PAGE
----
Klang Review

Matthew Utley
Klang Info


  • N/A


  • N/A


  • Snow Cannon Games
  • Tinimations


  • Tinimations

Release Date

  • 12/31/1969
  • Out Now


  • Mac
  • PC


“Klang” is the sound you hear when two good ideas clash.

“Hybrid” is a word that comes up a lot in video games nowadays. Genre mash-ups have become more ubiquitous as the Well of Video game Genres begins to run dry. And that’s okay; I wouldn’t want to live in a world without Dark Souls (Action RPG) or Braid (Existential Platform Puzzler). Most genres play nice with each other, but the rhythm game genre has typically been the misfit of the group (dare I say, The Misfits), choosing to stay in its own niche corner of Japanese arcade sensations and handheld vocaloid simulators. When I was presented with the chance to play Klang, a game promising to mix the demanding precision of the rhythm game genre with the equally demanding precision of the platformer, I jumped at the opportunity. Jumped. And landed right on my face.

Klang starts off simple enough. A nameless DJ/raver gets his butt handed to him by some EDM deities and, equipped with two giant tuning forks, fights his way to the top with the power of music. Enemy projectiles form convenient directional cues that must be pressed in a timely fashion in order to deflect. All the while, this nameless ninja must wall-jump around obstacles and avoid falling into the numerous bottomless pits that make up this neon-drenched nirvana. Each level is a bite-sized sample of a much larger EDM track that slowly builds up to a crescendo as the boss approaches. On paper, this sounds like every Dance Dance Revolution fanboy’s fever dream. Unfortunately, it’s more akin to their worst nightmare as the game struggles to maintain its balance.

The key to any good platformer is that said platforms are fun to navigate. Unfortunately, Klang’s platforms feel more like placeholders. It doesn’t help that levels are short, often lasting under a minute. And if you thought a guy who looks like a kid dressing up as a Mortal Kombat character of his own design should have some enemies to fight, you would be gravely mistaken. As far as I could tell, the only “enemies” you fight are the light projectors that show up periodically shoot you a directional cue.

This is where the “rhythm” part of the game comes in. Arrows will come from all four cardinal directions (with the occasional diagonal) in time with the music. It’s an interesting way to keep the platforming and the rhythm game independent of each other, but it weakens both as a result. Platforming is kept basic so as not to impose on the rhythm, and the inputs have no impact other than preventing damage from being taken. Boss fights fare a little better, with the mechanics introduced throughout culminating into one “track,” but the character and level designs are so bland that the only reason why they stood out was their difficulty.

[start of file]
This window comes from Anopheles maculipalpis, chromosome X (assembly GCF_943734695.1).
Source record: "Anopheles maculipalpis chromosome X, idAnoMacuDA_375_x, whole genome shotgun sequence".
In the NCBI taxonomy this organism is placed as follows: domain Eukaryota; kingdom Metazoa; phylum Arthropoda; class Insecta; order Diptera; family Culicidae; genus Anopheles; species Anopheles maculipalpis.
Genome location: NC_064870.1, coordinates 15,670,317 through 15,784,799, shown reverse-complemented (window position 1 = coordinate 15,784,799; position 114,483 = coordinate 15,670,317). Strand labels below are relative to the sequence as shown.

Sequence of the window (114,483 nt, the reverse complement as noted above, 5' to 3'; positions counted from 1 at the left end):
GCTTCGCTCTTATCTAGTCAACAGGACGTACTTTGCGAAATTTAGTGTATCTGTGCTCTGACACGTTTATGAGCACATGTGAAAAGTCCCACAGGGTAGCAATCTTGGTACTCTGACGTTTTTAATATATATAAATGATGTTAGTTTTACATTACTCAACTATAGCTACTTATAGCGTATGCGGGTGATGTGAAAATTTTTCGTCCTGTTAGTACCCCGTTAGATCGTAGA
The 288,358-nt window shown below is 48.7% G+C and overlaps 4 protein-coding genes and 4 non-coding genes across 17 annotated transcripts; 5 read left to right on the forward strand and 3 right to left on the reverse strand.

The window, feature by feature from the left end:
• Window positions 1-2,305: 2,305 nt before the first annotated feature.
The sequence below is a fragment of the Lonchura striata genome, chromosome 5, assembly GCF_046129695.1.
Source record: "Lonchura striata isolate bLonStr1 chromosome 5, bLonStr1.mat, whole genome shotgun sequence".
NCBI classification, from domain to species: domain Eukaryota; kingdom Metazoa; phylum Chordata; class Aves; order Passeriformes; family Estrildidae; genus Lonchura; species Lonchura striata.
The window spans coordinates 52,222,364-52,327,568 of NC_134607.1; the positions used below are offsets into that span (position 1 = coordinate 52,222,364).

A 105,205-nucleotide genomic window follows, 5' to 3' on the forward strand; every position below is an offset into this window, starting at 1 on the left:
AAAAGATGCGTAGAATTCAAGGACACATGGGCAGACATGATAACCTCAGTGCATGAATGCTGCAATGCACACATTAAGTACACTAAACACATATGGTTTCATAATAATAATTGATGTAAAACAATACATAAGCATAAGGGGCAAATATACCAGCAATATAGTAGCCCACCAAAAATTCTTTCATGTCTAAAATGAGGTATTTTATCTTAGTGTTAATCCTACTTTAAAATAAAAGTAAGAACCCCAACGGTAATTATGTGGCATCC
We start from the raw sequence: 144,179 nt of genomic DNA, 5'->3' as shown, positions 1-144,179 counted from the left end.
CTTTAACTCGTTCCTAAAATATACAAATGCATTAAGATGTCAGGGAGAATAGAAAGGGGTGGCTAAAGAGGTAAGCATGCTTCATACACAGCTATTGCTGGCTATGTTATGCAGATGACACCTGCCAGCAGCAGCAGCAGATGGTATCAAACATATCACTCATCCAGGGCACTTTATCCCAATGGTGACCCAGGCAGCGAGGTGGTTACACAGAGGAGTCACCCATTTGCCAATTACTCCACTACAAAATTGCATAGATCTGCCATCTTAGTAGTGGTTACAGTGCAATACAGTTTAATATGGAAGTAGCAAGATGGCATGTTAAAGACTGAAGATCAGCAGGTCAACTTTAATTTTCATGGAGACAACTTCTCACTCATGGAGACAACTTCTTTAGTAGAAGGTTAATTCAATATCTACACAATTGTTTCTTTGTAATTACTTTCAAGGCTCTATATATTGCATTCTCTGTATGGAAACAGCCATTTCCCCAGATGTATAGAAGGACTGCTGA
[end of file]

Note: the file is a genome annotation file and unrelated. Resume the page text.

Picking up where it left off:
I say “bland,” which flies in the face of what screenshots of this game will have you believe. The game’s use of stark contrast and luminous colors are one of its few merits. That and the music, which is so good it made me wish I had bought just the soundtrack instead. If you’re looking for a variety of musical genres to satisfy your diverse palette, however, I’m afraid that dubstep will have to suffice. The game otherwise sticks to its trance-heavy groove.

I mentioned difficulty earlier, because despite this game’s short, short length—I completed it in under two hours—this game will test your patience. One-hit kills are swift and abundant. Many levels are front-loaded with controller-crushing difficulty spikes that inexplicably ease up in the second half. Some stages are frustrating due to a lack of clear direction. Dodging and deflecting your way into a rhythm only to have it end with you falling off an unseen edge is incredibly infuriating. While levels are thankfully short in that regard, it disrupts the flow—that essential element of any good rhythm game—and makes for a jarring, unpleasant experience.

Klang’s good ideas are upstaged by their own poor execution. Neither the rhythm or the platforming are good enough to stand on their own, with the sum of their parts still failing to add up to a complete experience. I wanted to like Klang, but this hybrid is less of a chimera and more of an abomination. At least the music was good.


PC code provided by the publisher.


That soundtrack
Neat visual tricks
Poor platforming
Subpar rhythm games
Frustrating difficulty spikes
Short length